With Apple said to be getting into the “Smart Home” business arena, you almost have to give profuse thanks that Google isn’t the only company in existence doing the same thing. For a while, it seemed Google was heading toward complete domination of perhaps someday wiring our homes with devices they controlled. Google’s acquisition of Nest earlier this year seemed to show an encroachment of Internet-connected devices in our homes where everything we use could potentially be scrutinized or compromised.
What made this all the more bothersome is that Google recently sent a filing to the SEC with intention of placing ads on all wireless devices they control in the future. Recently, I wrote a warning tale piece about America looking alarmingly like “Minority Report” if the visions of a Google future come true. While perhaps Google would argue against such a thing being all that invasive, you already have clues based on the invasiveness of ads on every website you visit lately. With some worse than others, even the top media sites bombard you with far too many video and forced pop-up ads to a point where you almost want to leave rather than bother.
Imagining that on all our connected devices in the home (and everywhere we go in public) seems almost impossible to bear. If perhaps we’d get used to it, you have to wonder if Apple will be the remedy to this to counteract with Google. One thing we can always count on Apple doing: They take great pains in simplifying things rather than trying to make anything look cluttered.
Controlling Our Homes With an iPhone
When the rumoring started about Apple getting into the business of creating smart devices in our homes, the idea suddenly sounded much more attractive when it was said the iPhone would be the remote control. Home security systems already have features where you can control your settings on your smartphone and even tune in to your security cameras while you’re sitting on a jet heading to a vacation destination. However, the idea of controlling everything else on your iPhone is one that could end up selling more people on Apple providing this technology.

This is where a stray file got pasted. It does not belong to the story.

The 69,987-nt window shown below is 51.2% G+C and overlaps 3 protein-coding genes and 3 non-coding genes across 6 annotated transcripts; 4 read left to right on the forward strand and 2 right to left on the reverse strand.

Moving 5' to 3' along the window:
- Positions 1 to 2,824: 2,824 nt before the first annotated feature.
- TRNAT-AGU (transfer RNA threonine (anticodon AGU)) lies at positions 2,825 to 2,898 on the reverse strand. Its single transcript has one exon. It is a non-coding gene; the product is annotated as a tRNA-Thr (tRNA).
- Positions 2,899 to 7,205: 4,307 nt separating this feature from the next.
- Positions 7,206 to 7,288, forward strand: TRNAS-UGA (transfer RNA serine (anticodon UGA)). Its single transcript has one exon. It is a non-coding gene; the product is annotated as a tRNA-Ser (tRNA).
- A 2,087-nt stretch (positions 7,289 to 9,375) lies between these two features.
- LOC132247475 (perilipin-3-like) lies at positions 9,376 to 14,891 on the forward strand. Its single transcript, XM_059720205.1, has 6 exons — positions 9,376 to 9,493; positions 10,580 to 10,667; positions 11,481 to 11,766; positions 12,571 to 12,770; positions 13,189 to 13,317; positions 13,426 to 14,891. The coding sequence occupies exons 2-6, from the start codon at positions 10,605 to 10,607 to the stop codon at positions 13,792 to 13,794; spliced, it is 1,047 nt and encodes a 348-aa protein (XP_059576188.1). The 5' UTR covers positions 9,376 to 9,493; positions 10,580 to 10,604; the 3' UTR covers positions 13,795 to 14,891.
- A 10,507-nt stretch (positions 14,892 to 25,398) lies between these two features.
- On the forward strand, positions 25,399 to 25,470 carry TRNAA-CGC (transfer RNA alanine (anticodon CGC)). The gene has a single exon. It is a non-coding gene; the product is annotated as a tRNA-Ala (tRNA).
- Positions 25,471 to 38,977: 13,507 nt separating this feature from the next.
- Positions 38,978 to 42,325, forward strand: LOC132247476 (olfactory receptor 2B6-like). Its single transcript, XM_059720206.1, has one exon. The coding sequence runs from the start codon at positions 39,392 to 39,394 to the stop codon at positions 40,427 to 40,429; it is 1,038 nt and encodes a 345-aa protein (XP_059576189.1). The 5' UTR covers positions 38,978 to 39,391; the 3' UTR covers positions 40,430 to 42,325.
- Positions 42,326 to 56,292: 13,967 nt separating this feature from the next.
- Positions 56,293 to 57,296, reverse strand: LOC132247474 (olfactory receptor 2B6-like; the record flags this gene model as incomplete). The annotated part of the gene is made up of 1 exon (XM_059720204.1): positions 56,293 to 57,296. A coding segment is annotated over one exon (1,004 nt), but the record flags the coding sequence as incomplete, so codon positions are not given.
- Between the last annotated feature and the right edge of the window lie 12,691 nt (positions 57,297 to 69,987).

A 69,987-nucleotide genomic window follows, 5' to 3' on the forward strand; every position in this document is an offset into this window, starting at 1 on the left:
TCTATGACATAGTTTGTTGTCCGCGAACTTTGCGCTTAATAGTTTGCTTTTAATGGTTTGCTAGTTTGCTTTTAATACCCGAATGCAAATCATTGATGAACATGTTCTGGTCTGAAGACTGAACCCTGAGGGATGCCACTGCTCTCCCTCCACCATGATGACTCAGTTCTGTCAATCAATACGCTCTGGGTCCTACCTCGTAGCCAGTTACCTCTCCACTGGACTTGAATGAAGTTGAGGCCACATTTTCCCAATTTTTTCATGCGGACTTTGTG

No doubt Google would enable smartphone control on any smart home device they controlled, though it might require individual passwords and accounts in order to access each one. The iPhone connection gives the classic Apple philosophy of having all their products connect in a seamless way so it merely involves the simplest of actions. Plus, since most of their display screens and devices are known for their simplified designs, you also have to imagine a clean display without an abundance of ads.
Would Apple really offer a chance at having smart devices in our homes that wouldn’t be bombarded with ads? It’s probably going to depend on how financially sound Apple stays in the future in their post-Steve Jobs era. If they start losing money, they may have to turn to sponsors in order to make revenue off their smart devices. Google already realizes the potential for revenue in their devices, even if they may not need the money. Nevertheless, they’re always finding ways to help businesses through a process of technological symbiosis.
Apple, conversely, seems intent on being as independent as possible. For smart home devices, they may become the alternative equivalent to what we won’t have once Comcast merges with Time-Warner in the Internet-cable arena. The world will also end if Apple and Google ever joined forces for the biggest merger the world has ever seen.
The important thing is that once smart home devices become mainstream purchases in our homes, we have multiple alternatives to choose from. As we have with Amazon’s Kindles in the last couple of years, we’ll likely have one alternative with ads (likely to save us money), and another alternative without. Since heating bills and other appliances aren’t likely to get any cheaper, most people may end up choosing the ad-sponsored devices from Google while forcing ourselves to endure ads in our daily lives. On the Apple side (if they stay away from ads), we’d likely enjoy their usual high quality, only if we’re willing to pay a slightly higher price.